Love rejoiceth not in iniquity, but rejoiceth in the truth. (I Corinthians 15:6)
There once was a woman who loved cats. She had 135 of them in a small two-bedroom house.
Cats are all right. I do not suppose that we should hate them, for they are God’s creatures and have their place, just like dogs, snakes, and coatimundi. The trouble with the woman is not that she loved cats, but that her love descended into sentimentality.
Sentimentality is the abandonment of thought and reason to feeling. The cat woman no doubt had strong feelings for her cats. She loved them. The problem was the excess of feeling that was not tied to reason.
Reason helps us to see the difference between things. Jesus appealed to reason when He chided the Pharisees for straining at gnats and swallowing camels. It may very well be that a person may have a horror of gnats, but it is unreasonable to suggest that swallowing one is the same a swallowing a camel. Most people “get it” without too much trouble.
Just as it is folly not to see that 135 cats in a small house are a tad too many, so it is folly not to see that wrongdoing has many sides to it. A man who cheats on his wife has injured himself in his own soul and is cheapened by it. We may rightly extend him a bit of sympathy because of the mess he has made of things. Someone might also be justified in thinking of his wronged wife, and the humiliation and torment she is exposed to. Some feeling might also be extended toward the children of both families (if there are any), for very often such sinful acts destroy homes and leave children caught up in adult quarrels, miserable, alienated, and lonely. Some might even feel that some of the victims deserve more sympathy than the others do. Such thinking is reasonable, I suppose.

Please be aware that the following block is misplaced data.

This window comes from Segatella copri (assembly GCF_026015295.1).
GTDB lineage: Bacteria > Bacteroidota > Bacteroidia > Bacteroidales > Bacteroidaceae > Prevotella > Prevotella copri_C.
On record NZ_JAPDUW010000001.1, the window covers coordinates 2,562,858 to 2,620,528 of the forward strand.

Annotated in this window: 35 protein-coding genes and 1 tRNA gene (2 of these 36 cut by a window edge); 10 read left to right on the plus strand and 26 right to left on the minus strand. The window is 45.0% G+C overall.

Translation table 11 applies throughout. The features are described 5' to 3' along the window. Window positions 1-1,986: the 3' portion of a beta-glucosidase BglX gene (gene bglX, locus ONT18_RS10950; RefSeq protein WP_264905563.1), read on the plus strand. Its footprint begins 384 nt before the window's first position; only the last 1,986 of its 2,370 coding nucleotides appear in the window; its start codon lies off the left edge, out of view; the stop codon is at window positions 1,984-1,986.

Although the sinner may be an object of our sympathy, because he is bound by sin and “needs Jesus,” yet humanizing Christianity overlooks a very important truth.
“Against thee, thee only, have I sinned, and done this evil in thy sight,” King David wrote after his heinous sins of adultery and murder. Why are these things wrong, anyway? After all, Uriah was dead, and Bathsheba his wife was happily married to the king. Everyone makes mistakes.
David got it right. His actions were wrong precisely because they were against God, “that thou mightest be justified when thou speakest, and be clear when thou judgest.” The modern age gets very sentimental over the wrong things. Yes, he had wronged Uriah, even to murder. Yes, he had defiled Uriah’s wife, Bathsheba. Yes, he had disgraced himself before Israel. But these were not the worst of it.
David knew where his greatest feelings should be directed, so much so that all other feelings were submerged. “I have sinned against God.” “I have outraged His holy law, and deserve His wrath and His judgment.”
“Deliver me from bloodguiltiness, O God,” David prays. “The sacrifices of God are a broken spirit: a broken and a contrite heart, O God, thou wilt not despise.” (Psalm 51:17)
When modern sentimentality gets corrected, and God is once more restored to our love (with all our hearts, souls, minds, and strength!), then maybe our humanism will be corrected.